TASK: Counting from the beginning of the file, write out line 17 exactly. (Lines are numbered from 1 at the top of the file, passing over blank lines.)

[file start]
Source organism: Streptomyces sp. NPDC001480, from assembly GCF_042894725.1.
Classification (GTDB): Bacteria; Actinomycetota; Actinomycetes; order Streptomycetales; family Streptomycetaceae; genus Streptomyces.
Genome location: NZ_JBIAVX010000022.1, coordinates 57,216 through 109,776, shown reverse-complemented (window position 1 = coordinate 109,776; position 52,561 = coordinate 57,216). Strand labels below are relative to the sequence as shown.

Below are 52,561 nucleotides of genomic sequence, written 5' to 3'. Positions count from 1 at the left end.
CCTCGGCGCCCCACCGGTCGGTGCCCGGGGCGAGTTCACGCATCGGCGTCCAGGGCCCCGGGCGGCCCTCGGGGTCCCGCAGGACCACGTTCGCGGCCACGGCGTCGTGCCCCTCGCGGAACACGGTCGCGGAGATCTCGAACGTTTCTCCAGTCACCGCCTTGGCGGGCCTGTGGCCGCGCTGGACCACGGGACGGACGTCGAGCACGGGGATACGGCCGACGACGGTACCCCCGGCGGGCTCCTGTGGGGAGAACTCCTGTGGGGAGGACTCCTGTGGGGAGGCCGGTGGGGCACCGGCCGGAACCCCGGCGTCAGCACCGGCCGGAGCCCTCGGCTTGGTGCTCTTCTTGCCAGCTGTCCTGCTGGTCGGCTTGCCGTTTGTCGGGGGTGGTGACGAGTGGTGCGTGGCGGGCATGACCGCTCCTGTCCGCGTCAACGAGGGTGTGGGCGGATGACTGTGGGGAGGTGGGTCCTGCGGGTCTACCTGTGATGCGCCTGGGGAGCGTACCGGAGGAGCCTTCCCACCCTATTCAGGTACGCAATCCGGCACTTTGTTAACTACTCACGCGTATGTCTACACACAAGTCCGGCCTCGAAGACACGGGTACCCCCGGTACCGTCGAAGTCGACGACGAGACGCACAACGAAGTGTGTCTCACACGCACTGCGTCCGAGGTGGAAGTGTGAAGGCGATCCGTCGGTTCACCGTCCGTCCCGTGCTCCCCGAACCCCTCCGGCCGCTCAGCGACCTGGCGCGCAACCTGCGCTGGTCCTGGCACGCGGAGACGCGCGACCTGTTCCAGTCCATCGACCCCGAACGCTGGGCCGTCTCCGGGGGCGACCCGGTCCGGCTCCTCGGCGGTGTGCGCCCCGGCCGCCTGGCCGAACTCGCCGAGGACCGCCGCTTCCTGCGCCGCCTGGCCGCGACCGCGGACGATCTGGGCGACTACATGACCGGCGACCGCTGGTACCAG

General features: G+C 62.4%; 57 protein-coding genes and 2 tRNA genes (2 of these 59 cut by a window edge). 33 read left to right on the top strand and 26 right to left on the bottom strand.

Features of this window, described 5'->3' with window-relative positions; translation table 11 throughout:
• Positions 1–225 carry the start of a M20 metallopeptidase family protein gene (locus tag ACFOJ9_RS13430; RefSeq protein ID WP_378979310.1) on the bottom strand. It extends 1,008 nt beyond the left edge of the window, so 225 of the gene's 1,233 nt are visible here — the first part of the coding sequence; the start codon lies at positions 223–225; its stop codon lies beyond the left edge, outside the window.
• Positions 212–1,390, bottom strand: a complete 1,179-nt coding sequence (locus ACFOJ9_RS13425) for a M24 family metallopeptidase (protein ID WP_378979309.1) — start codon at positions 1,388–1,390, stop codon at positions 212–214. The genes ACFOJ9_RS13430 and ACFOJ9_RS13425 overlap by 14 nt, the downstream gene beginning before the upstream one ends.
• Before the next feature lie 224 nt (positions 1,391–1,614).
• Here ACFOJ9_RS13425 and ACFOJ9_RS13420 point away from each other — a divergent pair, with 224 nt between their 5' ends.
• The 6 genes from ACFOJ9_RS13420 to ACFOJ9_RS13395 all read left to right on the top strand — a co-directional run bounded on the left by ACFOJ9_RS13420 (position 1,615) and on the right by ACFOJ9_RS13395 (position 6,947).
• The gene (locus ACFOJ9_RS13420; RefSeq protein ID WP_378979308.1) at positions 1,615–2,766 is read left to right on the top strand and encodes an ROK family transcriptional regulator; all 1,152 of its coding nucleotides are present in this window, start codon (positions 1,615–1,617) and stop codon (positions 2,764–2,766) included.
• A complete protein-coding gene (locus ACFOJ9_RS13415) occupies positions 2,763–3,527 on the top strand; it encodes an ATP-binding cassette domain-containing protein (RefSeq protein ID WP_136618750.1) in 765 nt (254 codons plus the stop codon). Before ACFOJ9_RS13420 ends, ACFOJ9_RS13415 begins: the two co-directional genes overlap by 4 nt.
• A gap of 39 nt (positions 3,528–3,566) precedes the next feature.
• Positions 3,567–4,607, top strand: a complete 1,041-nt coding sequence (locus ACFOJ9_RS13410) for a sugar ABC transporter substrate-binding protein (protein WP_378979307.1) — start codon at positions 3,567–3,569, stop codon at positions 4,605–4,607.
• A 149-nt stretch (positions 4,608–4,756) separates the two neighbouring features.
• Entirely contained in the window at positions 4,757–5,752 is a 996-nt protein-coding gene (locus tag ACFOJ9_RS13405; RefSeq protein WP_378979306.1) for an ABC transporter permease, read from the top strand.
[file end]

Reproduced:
• A 149-nt stretch (positions 4,608–4,756) separates the two neighbouring features.